TURN IT

Brother, I'm Dying
by Edwidge Danticat

Alfred A. Knopf, 2007   272 pages

Review by Jeffrey Hillard March 2008

 

The award-winning novelist and short story writer, Edwidge Danticat, has written an unforgettable, factual story about her family and, even more, a story that depicts one gripping injustice leveled at her father’s brother, the uncle who helped raise her and her brother Bob.

This is no make-believe story. This story happened.

A native of Haiti who has lived in the U.S. since 1981, Edwidge Danticat has written several works of highly-regarded fiction, including Breathe, Eyes, Memory; Krik! Krak?;The Farming of Bones; and The Dew Breaker. Her writing awards are many.

In Brother, I’m Dying, Danticat uses the brave yet horrific twin stories of her father, Mira, and uncle, Joseph Dantica, to frame the book. She provokes us to see just how under-reported life in immigration detention centers in this country is and the often-abysmal depths in which these centers operate. Danticat offers this reality-check through the disastrous account of her uncle’s last days as a detainee in Krome detention center in Miami, Florida.

However, before we read in the final part of the book about her uncle’s lethal period of incarceration in Krome, Danticat spends valuable time on so many other unexpected moments in her life that make this a thrilling read. She discovers she is pregnant at the time she learns her father is dying in New York from pulmonary fibrosis, a painful lung disease. Mira was delighted with the news of a grandchild he’d so hoped for.

Interestingly, too, when Danticat was eventually with her father during his medical check-up that later revealed his lung disease had no cure, Mira did not know two things: that he was in fact dying and that his daughter Edwidge was pregnant. Her portrait of her father is tender and suspenseful.

Many beautiful moments in the book reveal both her skillful writing – especially the fine imagery – and her affection for her father: “That morning, while our new blood and spy brothers were introducing us to Saturday-morning cartoons, my father, still in his pajamas, carried in what looked like a large black handbag with a small silver latch and laid it carefully on my bed. And though his face was crumpled and there was sleep in his eyes, he seemed eager for me to open it…. It was a typewriter, a Smith-Corona Corsair portable manual. Once more, tears gathered in my eyes before I even had time to think of something to say.”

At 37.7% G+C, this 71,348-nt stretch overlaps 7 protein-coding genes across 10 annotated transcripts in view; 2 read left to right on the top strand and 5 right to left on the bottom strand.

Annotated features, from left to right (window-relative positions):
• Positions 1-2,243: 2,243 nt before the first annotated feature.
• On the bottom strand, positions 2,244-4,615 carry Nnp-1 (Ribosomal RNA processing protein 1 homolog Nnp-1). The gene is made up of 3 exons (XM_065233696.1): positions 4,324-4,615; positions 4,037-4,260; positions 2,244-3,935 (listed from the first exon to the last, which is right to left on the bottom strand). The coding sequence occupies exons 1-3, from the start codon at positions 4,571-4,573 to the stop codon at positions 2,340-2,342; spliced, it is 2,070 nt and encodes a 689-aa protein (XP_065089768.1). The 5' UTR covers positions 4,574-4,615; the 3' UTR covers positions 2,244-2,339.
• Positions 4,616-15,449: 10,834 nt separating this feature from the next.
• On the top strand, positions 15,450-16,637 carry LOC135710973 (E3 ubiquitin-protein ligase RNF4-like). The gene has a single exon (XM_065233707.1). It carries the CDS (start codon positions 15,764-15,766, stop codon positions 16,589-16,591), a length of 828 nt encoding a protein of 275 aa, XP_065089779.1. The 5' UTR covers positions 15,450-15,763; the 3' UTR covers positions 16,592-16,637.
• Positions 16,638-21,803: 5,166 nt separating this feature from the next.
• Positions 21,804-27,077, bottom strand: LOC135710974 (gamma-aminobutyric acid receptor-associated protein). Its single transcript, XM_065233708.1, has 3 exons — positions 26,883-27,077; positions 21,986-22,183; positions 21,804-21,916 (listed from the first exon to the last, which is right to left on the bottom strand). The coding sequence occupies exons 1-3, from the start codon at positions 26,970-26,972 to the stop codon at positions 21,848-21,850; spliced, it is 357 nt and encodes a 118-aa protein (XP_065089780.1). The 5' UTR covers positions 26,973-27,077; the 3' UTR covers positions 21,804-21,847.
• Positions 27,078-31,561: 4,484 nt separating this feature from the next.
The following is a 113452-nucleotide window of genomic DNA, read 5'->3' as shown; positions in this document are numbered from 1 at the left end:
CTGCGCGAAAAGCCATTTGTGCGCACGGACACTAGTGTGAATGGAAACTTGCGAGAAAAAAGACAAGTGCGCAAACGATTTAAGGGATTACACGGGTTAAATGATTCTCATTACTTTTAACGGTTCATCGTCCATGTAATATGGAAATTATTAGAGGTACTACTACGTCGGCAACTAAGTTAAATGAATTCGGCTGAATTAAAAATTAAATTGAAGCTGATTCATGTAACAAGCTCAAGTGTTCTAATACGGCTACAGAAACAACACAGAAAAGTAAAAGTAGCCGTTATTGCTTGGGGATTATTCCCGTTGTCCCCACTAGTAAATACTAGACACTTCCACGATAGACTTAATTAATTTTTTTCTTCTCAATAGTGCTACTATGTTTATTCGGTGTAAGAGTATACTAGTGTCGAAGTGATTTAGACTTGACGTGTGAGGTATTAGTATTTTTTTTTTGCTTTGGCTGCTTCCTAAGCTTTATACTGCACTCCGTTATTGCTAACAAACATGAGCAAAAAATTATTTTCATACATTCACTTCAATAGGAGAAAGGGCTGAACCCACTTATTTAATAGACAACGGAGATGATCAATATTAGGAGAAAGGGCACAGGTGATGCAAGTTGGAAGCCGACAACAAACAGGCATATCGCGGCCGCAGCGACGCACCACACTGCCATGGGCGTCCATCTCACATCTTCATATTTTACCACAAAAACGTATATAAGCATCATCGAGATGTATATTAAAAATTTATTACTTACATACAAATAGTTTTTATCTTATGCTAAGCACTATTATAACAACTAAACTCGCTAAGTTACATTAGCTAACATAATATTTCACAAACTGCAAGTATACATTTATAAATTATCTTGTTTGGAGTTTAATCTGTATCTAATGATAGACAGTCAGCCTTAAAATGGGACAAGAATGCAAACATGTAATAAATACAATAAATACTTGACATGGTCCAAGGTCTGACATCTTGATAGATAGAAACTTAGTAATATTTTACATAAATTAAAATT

Danticat incorporates brilliant storytelling into a chronology of facts that expose how she and her family struggled under the harsh political climate in Haiti. Chaos and political fear reign alongside her relatives’ love and a sense of community. In Haiti, when Danticat was a young girl, the country was hardly stable, and yet her Uncle Joseph’s small church in the countryside community of Bel Air, The Christian Church of the Redemption, provided rest and hope.

She and her brother lived with their Uncle Joseph and Aunt Denise, knowing that one day they’d be reunited with their parents. Still, they witnessed misfortune in Haiti. One pivotal time involved Dantica’s adopted daughter, Marie Micheline whose kindness and beauty Edwidge adored. Marie was also pregnant at a young age.    Danticat's poetic language captures what she regarded as Marie’s “secret pregnancy”:

“Marie Micheline came out of her too-large white nursing school uniform. Her belly was still undetectable under her clothes, but now she put less effort into hiding it, letting her body move naturally in a way that clearly showed her struggles with sluggishness and extra weight.”

Uncle Joseph was the preacher, the anchor of that community. He was the patriarch of the Danticat family, the oldest brother. Joseph loved people and, for his niece Edwidge, he offered a kind of humanitarianism and Christ-like servitude that she would never forget. It helped form the kind of responsible person she would later become. For those ten years in Haiti, she cherished living with her uncle and aunt.

There was a deep and abiding love within the family that provided comfort to Edwidge and Bob. Edwidge savored all of this time with her aunt and uncle, knowing, too, that one day they would be reunited with their father who had emigrated to Brooklyn, New York in 1971.